Barrel racing is often a common connotation associated with western riding. It is a popular event at western competitions, and for good reason. Barrel racing is a fast paced rodeo event that is centered around time. The main objective is for horse and rider to attempt to complete a clover-leaf pattern around preset barrels (typically three fifty-five gallon metal or plastic drums) in the fastest time. Although barrel racing is open to both sexes, it is mainly known for its women competitors. Spectators will be able to witness all this excitement at the upcoming Western Week at the Del Mar National Horse Show.
Barrel racing was initially created for women. Men typically roped or rode bulls and broncs. In early barrel racing, the pattern alternated between a figure-eight and a cloverleaf pattern. The figure-eight pattern, though, was eventually dropped in favor of the more-difficult cloverleaf.
The Women’s Professional Rodeo Association was created by a group of women in 1948 who were looking for a permanent position for women in the sport of rodeo. They felt that there was subjectivity towards male competitors and were fed up with the unfairness of the sport. Here’s what they have to say about Barrel Racing…
About Barrel Racing
Poetry in Motion
That’s Barrel Racing!
In a sport where the winner can be determined by thousandths of a second, the relationship between the rider and horse is crucial. The horse’s athleticism and mental condition and the rider’s horsemanship skills are tested as they maneuver through a clover leaf pattern at top speed.
The course consists of barrels placed in a triangle in the middle of an arena. The rider races into the arena with the timer starting when the team crosses the start line, and ends after completing the clover leaf pattern and racing to cross the finish line. The team that puts up the best time with tight turns, explosiveness, communication and no overturned barrels wins.
The History of Barrel Racing
Originally, Barrel Racing was a women’s event and alternated between a figure-eight and clover leaf pattern. In the early 1930’s speed was not as much of a factor in the results as the rider’s outfit and horsemanship as demonstrated by maneuvering through the designated pattern. This was an event for women, while the men participated in the athletic rodeo events like roping and bull or bronco riding. By 1948 a group of women formed the GRA (Girl’s Rodeo Association) and in 1949 Barrel Racing became all about speed.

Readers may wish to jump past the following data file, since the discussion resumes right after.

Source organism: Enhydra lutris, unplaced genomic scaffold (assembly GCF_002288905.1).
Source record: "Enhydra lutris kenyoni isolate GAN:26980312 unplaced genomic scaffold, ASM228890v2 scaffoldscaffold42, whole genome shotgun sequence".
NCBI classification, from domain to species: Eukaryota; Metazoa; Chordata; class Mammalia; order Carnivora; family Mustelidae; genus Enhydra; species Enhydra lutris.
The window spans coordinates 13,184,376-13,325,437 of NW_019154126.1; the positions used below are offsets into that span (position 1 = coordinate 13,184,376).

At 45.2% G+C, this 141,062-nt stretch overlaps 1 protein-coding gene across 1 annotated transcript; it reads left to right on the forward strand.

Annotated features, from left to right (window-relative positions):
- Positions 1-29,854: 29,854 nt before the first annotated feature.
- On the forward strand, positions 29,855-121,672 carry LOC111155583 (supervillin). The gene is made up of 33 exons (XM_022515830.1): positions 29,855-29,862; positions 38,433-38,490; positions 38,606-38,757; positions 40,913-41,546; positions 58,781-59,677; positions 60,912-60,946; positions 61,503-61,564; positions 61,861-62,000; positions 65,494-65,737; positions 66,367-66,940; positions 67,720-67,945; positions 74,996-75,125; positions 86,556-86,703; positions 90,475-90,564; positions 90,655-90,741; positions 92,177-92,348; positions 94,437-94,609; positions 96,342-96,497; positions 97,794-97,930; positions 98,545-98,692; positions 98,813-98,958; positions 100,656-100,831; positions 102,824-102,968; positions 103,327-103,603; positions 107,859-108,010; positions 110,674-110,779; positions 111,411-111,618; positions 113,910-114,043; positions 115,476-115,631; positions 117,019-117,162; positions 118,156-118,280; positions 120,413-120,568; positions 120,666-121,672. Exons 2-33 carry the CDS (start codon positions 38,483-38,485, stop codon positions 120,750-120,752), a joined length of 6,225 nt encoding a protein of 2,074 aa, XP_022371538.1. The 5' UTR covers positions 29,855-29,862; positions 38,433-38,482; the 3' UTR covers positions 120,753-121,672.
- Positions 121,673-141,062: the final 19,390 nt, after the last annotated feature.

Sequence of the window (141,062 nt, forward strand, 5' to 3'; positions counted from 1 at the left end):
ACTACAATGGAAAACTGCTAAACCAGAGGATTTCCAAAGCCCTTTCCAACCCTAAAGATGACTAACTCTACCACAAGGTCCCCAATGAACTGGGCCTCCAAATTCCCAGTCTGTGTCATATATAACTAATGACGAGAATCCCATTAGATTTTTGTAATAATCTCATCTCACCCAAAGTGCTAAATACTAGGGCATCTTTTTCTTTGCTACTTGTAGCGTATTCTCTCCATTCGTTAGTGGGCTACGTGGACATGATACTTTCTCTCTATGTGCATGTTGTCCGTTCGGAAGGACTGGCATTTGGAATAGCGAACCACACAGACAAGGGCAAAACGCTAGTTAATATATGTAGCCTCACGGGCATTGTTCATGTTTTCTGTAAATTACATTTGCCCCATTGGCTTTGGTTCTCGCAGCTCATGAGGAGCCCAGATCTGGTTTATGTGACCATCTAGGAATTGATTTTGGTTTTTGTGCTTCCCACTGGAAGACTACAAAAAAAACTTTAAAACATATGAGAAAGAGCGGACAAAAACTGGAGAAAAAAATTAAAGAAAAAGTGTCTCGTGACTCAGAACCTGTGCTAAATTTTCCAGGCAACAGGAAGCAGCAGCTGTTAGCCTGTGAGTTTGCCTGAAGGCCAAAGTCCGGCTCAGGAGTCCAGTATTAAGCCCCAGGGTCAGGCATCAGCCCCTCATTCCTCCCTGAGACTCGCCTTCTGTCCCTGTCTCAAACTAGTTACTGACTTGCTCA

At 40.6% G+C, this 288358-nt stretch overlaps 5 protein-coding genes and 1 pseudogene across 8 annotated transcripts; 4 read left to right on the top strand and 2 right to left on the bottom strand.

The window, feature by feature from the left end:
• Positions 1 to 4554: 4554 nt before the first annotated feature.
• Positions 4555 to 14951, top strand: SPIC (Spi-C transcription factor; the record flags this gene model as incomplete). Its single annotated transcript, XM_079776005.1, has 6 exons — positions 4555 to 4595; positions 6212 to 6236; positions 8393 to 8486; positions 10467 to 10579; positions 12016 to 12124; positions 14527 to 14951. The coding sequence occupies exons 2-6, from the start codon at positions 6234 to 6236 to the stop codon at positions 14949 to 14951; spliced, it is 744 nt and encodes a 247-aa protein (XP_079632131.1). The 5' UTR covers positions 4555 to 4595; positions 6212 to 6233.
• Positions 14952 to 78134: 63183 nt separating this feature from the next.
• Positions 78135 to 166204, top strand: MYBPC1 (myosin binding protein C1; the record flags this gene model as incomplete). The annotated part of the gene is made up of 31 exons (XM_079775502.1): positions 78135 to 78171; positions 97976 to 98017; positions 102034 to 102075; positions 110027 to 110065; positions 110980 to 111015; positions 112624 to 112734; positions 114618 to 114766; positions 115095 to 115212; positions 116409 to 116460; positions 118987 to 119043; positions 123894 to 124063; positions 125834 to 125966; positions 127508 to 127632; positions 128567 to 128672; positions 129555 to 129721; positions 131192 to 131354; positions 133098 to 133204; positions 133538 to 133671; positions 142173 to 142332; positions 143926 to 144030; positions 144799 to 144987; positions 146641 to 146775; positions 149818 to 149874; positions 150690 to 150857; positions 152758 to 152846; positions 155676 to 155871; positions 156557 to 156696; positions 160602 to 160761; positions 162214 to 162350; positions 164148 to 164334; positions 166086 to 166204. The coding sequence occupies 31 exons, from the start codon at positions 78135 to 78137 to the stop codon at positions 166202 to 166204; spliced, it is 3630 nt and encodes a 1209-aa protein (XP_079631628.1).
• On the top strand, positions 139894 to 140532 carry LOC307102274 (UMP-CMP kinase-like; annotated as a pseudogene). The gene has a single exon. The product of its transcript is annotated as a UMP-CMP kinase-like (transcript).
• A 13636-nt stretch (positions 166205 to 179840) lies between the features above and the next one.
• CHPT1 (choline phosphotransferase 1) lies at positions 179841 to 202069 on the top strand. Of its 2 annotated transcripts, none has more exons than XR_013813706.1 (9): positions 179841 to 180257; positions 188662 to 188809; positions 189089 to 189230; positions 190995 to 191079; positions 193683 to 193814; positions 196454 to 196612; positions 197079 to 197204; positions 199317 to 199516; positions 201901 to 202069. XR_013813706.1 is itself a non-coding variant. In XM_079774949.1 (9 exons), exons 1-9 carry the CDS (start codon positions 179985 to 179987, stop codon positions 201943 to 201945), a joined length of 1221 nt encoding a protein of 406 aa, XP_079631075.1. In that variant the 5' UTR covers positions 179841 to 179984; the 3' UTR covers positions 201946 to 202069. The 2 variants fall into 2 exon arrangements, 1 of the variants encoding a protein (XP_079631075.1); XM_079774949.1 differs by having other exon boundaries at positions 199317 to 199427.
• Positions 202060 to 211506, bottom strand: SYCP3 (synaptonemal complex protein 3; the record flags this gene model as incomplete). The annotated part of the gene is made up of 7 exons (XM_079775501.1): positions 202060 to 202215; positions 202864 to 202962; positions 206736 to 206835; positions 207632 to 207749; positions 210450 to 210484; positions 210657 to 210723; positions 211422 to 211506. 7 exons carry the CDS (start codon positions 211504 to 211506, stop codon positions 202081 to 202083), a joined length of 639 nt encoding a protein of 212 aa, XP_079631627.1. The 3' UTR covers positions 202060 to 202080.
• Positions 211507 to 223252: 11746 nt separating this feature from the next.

Barrel Racing Today
While barrel racing was initially developed for cowgirls, modern barrel racing is open to girls, boys, men and women of all ages and levels of experience including weekend riders and professionals with payouts and awards packages surpassing $250,000 through the IBRA.
Today barrel racing is one of the more popular events and often has a cash prize for the winner. Like the jumpers in hunter/jumper riding, the main objective in barrel racing is to have the fastest time. There is no subjectivity, and the only judge is the clock. Modern barrel-racing horses not only need to be fast; but strong, agile and intelligent as well. The strength and agility are needed to maneuver the course in as little distance as possible. A horse that is able to “hug the barrels” as well as maneuver the course quickly and accurately follow commands, will be a horse with consistently low times. This particular sport has surely made milestones since its introduction to the rodeo world. According to the WPRA:
Today, the fast paced event of barrel racing dominates the activities of most WPRA members. WPRA barrel racers compete for millions of dollars each year, culminating in twelve circuit finals rodeos held throughout the country, the Ram National Circuit Finals Rodeo held in Oklahoma City, OK in April, and the Wrangler National Finals Rodeo held in Las Vegas each December.